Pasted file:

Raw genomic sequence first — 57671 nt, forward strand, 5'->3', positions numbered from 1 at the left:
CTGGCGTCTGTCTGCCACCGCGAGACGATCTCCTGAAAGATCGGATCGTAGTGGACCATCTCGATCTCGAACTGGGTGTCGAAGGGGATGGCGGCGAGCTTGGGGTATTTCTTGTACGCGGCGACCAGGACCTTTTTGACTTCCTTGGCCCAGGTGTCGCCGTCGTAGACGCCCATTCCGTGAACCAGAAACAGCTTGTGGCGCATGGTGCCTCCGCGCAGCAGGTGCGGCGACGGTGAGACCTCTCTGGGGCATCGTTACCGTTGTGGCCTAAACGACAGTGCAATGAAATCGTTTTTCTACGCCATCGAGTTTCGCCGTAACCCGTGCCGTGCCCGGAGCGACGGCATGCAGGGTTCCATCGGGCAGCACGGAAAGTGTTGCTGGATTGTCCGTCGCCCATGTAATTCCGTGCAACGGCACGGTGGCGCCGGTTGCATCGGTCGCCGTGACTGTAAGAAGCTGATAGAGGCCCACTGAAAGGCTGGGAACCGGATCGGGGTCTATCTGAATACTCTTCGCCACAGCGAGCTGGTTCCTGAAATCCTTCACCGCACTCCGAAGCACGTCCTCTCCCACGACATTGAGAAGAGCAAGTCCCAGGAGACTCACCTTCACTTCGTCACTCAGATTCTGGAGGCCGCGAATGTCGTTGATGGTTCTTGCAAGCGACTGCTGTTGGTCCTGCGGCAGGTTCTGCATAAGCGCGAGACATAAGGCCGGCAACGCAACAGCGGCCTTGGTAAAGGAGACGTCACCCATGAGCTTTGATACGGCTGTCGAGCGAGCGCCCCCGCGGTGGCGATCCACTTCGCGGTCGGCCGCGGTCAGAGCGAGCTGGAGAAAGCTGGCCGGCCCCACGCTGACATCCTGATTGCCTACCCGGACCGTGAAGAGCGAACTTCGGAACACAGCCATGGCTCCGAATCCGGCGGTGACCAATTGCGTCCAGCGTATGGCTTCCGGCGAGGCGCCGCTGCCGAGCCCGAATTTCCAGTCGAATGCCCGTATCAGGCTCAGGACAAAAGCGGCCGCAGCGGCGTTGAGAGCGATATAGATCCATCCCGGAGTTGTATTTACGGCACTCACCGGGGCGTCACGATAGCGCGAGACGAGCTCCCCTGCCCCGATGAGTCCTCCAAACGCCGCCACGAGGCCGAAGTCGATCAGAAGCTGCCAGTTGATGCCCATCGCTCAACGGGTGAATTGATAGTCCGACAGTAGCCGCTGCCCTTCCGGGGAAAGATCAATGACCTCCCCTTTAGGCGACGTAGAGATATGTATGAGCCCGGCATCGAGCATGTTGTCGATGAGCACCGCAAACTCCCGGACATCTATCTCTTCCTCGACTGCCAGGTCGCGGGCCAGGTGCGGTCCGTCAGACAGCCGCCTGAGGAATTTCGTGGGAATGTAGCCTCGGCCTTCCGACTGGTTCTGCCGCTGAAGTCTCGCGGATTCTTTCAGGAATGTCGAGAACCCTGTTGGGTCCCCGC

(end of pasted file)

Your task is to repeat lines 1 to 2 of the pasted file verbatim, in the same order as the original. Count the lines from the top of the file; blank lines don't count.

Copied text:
Raw genomic sequence first — 57671 nt, forward strand, 5'->3', positions numbered from 1 at the left:
CTGGCGTCTGTCTGCCACCGCGAGACGATCTCCTGAAAGATCGGATCGTAGTGGACCATCTCGATCTCGAACTGGGTGTCGAAGGGGATGGCGGCGAGCTTGGGGTATTTCTTGTACGCGGCGACCAGGACCTTTTTGACTTCCTTGGCCCAGGTGTCGCCGTCGTAGACGCCCATTCCGTGAACCAGAAACAGCTTGTGGCGCATGGTGCCTCCGCGCAGCAGGTGCGGCGACGGTGAGACCTCTCTGGGGCATCGTTACCGTTGTGGCCTAAACGACAGTGCAATGAAATCGTTTTTCTACGCCATCGAGTTTCGCCGTAACCCGTGCCGTGCCCGGAGCGACGGCATGCAGGGTTCCATCGGGCAGCACGGAAAGTGTTGCTGGATTGTCCGTCGCCCATGTAATTCCGTGCAACGGCACGGTGGCGCCGGTTGCATCGGTCGCCGTGACTGTAAGAAGCTGATAGAGGCCCACTGAAAGGCTGGGAACCGGATCGGGGTCTATCTGAATACTCTTCGCCACAGCGAGCTGGTTCCTGAAATCCTTCACCGCACTCCGAAGCACGTCCTCTCCCACGACATTGAGAAGAGCAAGTCCCAGGAGACTCACCTTCACTTCGTCACTCAGATTCTGGAGGCCGCGAATGTCGTTGATGGTTCTTGCAAGCGACTGCTGTTGGTCCTGCGGCAGGTTCTGCATAAGCGCGAGACATAAGGCCGGCAACGCAACAGCGGCCTTGGTAAAGGAGACGTCACCCATGAGCTTTGATACGGCTGTCGAGCGAGCGCCCCCGCGGTGGCGATCCACTTCGCGGTCGGCCGCGGTCAGAGCGAGCTGGAGAAAGCTGGCCGGCCCCACGCTGACATCCTGATTGCCTACCCGGACCGTGAAGAGCGAACTTCGGAACACAGCCATGGCTCCGAATCCGGCGGTGACCAATTGCGTCCAGCGTATGGCTTCCGGCGAGGCGCCGCTGCCGAGCCCGAATTTCCAGTCGAATGCCCGTATCAGGCTCAGGACAAAAGCGGCCGCAGCGGCGTTGAGAGCGATATAGATCCATCCCGGAGTTGTATTTACGGCACTCACCGGGGCGTCACGATAGCGCGAGACGAGCTCCCCTGCCCCGATGAGTCCTCCAAACGCCGCCACGAGGCCGAAGTCGATCAGAAGCTGCCAGTTGATGCCCATCGCTCAACGGGTGAATTGATAGTCCGACAGTAGCCGCTGCCCTTCCGGGGAAAGATCAATGACCTCCCCTTTAGGCGACGTAGAGATATGTATGAGCCCGGCATCGAGCATGTTGTCGATGAGCACCGCAAACTCCCGGACATCTATCTCTTCCTCGACTGCCAGGTCGCGGGCCAGGTGCGGTCCGTCAGACAGCCGCCTGAGGAATTTCGTGGGAATGTAGCCTCGGCCTTCCGACTGGTTCTGCCGCTGAAGTCTCGCGGATTCTTTCAGGAATGTCGAGAACCCTGTTGGGTCCCCGC